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Raymond Cormier was found not guilty in the death of Tina Fontaine, who was found in the Red River in Winnipeg. When the verdicts were announced in the Colten Boushie and Tina Fontaine trials, the Indigenous justice coordinator at our Community Legal Clinic approached me and asked if I was planning to write something. I proposed we co-write something, but in the end, she wrote a piece to share. As a white settler ally, I must centre the voices and perspectives of Indigenous folks. So, here is the piece that Lu Roberts wrote. She offers her reflections on the current state of affairs in Canada’s justice system.

When the not guilty verdict was announced in the Gerard Stanley trial, my heart sunk. I was in shock. Not guilty of second degree murder, not guilty of manslaughter. Free. Colten Boushie got no justice. His family left in turmoil as the accused and the jury were rushed out of the courtroom. Just before Stanley’s verdict was read I thought maybe as a country we were making progress. Maybe this time, I hoped, we would keep our dignity. After all, “ reconciliation ” is the buzz word of the day. Later that evening, I cried as I looked at my sleeping children knowing they are growing up in a country with a justice system that does not work in their favour.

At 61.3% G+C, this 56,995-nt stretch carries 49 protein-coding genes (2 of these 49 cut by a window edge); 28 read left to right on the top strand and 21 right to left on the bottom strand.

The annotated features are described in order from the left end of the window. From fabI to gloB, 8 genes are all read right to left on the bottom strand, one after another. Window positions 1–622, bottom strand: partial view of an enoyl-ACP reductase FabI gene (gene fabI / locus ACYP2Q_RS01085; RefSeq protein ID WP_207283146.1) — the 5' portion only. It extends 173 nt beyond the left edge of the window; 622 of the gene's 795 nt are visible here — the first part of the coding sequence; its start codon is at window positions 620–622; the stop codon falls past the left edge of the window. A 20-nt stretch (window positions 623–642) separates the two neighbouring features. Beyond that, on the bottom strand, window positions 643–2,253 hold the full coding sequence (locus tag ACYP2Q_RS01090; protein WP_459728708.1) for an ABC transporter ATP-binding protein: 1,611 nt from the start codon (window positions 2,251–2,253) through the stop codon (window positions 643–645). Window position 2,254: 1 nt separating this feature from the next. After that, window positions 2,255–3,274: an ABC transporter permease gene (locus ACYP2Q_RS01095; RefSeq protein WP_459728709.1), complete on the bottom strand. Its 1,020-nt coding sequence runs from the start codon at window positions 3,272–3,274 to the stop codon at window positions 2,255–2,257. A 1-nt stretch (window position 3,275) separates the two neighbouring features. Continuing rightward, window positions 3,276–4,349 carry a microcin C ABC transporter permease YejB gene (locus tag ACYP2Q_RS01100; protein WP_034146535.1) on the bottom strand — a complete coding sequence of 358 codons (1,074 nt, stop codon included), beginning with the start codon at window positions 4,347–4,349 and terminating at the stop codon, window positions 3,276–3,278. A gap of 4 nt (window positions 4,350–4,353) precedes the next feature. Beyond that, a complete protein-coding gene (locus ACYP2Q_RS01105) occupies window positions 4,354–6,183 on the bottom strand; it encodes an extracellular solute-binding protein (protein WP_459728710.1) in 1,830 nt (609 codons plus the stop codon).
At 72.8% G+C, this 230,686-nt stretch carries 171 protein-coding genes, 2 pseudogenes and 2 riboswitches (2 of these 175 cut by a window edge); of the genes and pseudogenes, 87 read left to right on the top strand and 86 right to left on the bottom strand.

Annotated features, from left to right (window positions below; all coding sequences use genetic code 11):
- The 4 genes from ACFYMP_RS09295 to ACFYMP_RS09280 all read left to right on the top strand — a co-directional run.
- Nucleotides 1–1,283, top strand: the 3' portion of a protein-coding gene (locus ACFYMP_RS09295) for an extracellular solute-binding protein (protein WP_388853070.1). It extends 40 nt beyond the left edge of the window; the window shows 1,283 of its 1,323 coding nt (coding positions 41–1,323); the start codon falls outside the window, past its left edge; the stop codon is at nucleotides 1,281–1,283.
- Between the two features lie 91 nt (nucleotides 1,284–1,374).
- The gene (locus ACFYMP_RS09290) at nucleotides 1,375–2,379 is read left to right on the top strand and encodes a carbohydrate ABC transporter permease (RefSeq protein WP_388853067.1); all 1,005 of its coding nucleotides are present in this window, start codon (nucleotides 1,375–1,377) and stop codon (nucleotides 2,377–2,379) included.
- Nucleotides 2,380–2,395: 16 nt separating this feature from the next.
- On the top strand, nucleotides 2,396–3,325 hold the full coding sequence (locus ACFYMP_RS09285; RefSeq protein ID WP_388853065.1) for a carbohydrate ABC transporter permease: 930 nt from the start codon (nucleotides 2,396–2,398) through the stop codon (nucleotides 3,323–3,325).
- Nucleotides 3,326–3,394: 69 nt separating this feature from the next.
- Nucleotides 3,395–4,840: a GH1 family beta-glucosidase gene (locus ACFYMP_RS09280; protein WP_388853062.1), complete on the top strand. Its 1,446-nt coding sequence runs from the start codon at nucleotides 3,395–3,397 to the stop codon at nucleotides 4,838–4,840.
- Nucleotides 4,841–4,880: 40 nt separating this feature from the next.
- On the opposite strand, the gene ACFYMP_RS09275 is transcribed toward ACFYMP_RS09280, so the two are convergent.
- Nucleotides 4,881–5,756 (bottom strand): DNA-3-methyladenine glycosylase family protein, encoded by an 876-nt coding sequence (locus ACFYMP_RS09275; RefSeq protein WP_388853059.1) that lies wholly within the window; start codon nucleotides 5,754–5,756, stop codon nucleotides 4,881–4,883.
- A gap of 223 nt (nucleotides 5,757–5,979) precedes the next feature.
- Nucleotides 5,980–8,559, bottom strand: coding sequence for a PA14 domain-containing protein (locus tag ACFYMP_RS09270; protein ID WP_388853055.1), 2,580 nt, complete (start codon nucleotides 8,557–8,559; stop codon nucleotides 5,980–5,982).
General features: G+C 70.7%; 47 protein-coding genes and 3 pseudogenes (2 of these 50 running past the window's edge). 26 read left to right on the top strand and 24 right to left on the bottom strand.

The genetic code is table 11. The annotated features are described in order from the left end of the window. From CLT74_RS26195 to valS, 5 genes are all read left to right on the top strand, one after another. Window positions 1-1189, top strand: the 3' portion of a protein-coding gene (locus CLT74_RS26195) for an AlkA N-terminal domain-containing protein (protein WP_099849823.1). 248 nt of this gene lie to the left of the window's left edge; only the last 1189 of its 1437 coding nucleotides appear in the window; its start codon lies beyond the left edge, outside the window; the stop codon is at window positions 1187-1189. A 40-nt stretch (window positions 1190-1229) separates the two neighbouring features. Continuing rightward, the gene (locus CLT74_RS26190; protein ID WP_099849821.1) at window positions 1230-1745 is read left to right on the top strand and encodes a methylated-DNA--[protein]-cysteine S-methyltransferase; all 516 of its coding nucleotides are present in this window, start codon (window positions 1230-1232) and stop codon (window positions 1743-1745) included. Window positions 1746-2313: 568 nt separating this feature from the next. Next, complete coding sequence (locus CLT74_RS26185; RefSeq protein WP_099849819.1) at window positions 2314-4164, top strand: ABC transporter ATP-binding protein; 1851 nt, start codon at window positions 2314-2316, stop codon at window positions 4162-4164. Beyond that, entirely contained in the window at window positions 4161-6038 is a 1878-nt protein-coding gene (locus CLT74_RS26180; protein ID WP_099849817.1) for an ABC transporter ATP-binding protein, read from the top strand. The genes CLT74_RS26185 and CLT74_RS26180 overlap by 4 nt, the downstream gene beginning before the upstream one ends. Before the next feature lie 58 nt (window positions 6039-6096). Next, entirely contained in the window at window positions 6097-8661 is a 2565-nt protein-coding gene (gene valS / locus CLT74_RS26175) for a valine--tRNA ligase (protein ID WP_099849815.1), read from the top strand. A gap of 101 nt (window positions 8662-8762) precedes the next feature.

Not even two weeks later, Raymond Cormier was found not guilty in the death of Tina Fontaine, who was found in the Red River in Winnipeg, wrapped in a duvet cover said to be Cormier’s. Cormier was quoted saying, “Tina was killed because I found out she was 15 years old.

“There was a little girl in a grave someplace screaming at the top of her lungs for me to finish the job,” he continued. “And guess what? I finished the job.”

How do I teach my children to be proud of their Cree heritage when there are constant messages that Indigenous people are worth less than property, that we are expendable? I grew up with that message every day, even within my own home. My mom went to a residential school. I didn’t know what it meant to be Cree other than it was something to be ashamed of. It took a long time to unlearn, to not feel the humiliation of who I was and who my family was.

It is easier to justify Colten and Tina’s death. He was a criminal, and she was an addict. They were from poor, broken families. It was their fault. They shouldn’t have been there. That’s easier than Canada facing its own colonial history. Canada is built on the theft and murder of Indigenous people. Colten and Tina’s cases are not isolated.

Systemic racism in our justice system is: When there is an all-white jury, judge, lawyers and accused in the trial of an Indigenous man’s murder.

Jurors are turned away if they look even remotely Indigenous.

When the RCMP raids the house of the deceased, telling Colten’s mother, asking Debbie Baptiste, “Have you been drinking?” They forced her up from the floor as she was reeling from the devastating news that her son was dead.

When Bruce MacArthur, a serial killer accused of murdering at least five gay men in Toronto’s Gay Village, is described as a “jovial grandfather” in a news headline but Colten is described as a “thug.”

When the media victim-blames Indigenous people. In the case of Tina Fontaine, a headline read: “Tina Fontaine had drugs, alcohol in system when she was killed.”

When Cindy Gladue’s pelvis was displayed in court for all to […]

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